John Updike (born March 18, 1932) is an American novelist and short story author born in Shillington, Pennsylvania. Updike's most famous works are his Rabbit series (Rabbit, Run, Rabbit Redux, Rabbit is Rich, Rabbit at Rest, and Rabbit, Remembered). Describing his subject as "the American small town, Protestant middle class", Updike is well known for his careful craftsmanship and prolific writing, having published about 30 novels and short story collections, as well as some literary criticism.
As a child Updike suffered from psoriasis and stammering, and he was encouraged by his mother to write. Updike entered Harvard University on a full scholarship, graduating summa cum laude in 1954 with a degree in English before joining The New Yorker as regular contributor. He is currently living in Massachusetts.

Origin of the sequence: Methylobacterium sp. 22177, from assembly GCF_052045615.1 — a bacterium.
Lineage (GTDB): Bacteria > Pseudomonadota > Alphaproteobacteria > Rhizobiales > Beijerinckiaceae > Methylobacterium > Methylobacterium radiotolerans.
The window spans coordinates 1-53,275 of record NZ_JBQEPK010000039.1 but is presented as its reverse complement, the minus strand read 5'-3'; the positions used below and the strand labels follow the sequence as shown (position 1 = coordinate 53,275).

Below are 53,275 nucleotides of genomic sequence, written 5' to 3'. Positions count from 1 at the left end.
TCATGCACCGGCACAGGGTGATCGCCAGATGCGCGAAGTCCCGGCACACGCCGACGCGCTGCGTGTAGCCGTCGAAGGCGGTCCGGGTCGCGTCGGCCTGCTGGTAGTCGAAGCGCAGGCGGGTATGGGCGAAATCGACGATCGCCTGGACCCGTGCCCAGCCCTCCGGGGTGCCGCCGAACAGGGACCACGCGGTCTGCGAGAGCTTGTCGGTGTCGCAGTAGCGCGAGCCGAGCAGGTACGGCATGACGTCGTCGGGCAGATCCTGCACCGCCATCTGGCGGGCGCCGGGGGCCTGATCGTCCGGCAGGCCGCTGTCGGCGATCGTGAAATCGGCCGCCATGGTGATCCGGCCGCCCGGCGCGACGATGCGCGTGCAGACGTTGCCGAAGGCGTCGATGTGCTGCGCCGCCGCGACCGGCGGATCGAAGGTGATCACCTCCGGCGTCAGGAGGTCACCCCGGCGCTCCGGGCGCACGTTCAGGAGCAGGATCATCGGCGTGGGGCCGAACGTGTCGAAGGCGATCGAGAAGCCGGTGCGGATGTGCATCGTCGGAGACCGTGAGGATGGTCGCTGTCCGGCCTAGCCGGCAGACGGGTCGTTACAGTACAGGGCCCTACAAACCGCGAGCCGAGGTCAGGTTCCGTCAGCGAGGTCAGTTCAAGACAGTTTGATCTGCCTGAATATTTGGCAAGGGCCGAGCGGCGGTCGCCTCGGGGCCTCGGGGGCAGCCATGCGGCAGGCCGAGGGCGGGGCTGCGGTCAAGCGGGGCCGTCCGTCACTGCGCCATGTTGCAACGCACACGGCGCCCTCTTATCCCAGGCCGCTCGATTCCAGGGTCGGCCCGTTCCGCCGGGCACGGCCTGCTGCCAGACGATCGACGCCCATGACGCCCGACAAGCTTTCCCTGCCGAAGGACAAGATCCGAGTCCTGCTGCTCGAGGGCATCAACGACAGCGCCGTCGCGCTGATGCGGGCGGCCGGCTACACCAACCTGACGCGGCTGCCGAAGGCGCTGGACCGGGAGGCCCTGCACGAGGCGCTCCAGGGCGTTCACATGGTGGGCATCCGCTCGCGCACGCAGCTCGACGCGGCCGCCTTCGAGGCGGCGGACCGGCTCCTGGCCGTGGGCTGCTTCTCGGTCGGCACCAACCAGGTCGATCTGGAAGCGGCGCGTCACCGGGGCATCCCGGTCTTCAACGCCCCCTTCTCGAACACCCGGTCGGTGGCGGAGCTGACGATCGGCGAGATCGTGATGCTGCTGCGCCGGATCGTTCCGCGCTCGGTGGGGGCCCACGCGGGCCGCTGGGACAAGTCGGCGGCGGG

He favors realism and naturalism in his writing; for instance the opening of Rabbit, Run, spans several pages describing a pick-up basketball game in intricate detail. Most of his novels follow this style at least loosely, and generally feature everyday people in middle America -- the hero of his writing is typically an everyman one can find on the streets. He on occasion abandons this setting, for instance in The Witches of Eastwick (a novel about witches, later made into a movie of the same name), The Coup (about a fictional Cold War era African dictatorship), and in his most recent work, Gertrude and Claudius (a prelude to the story of Hamlet). His works often explore sex, death, and their interrelationship.
He's a well known and practicing critic, and is often in the center of critical wars of words, including being called one of three stooges by Tom Wolfe (the other two were John Irving and Norman Mailer). Updike has also been involved in critical duels with Gore Vidal, another author notorious for his criticisms.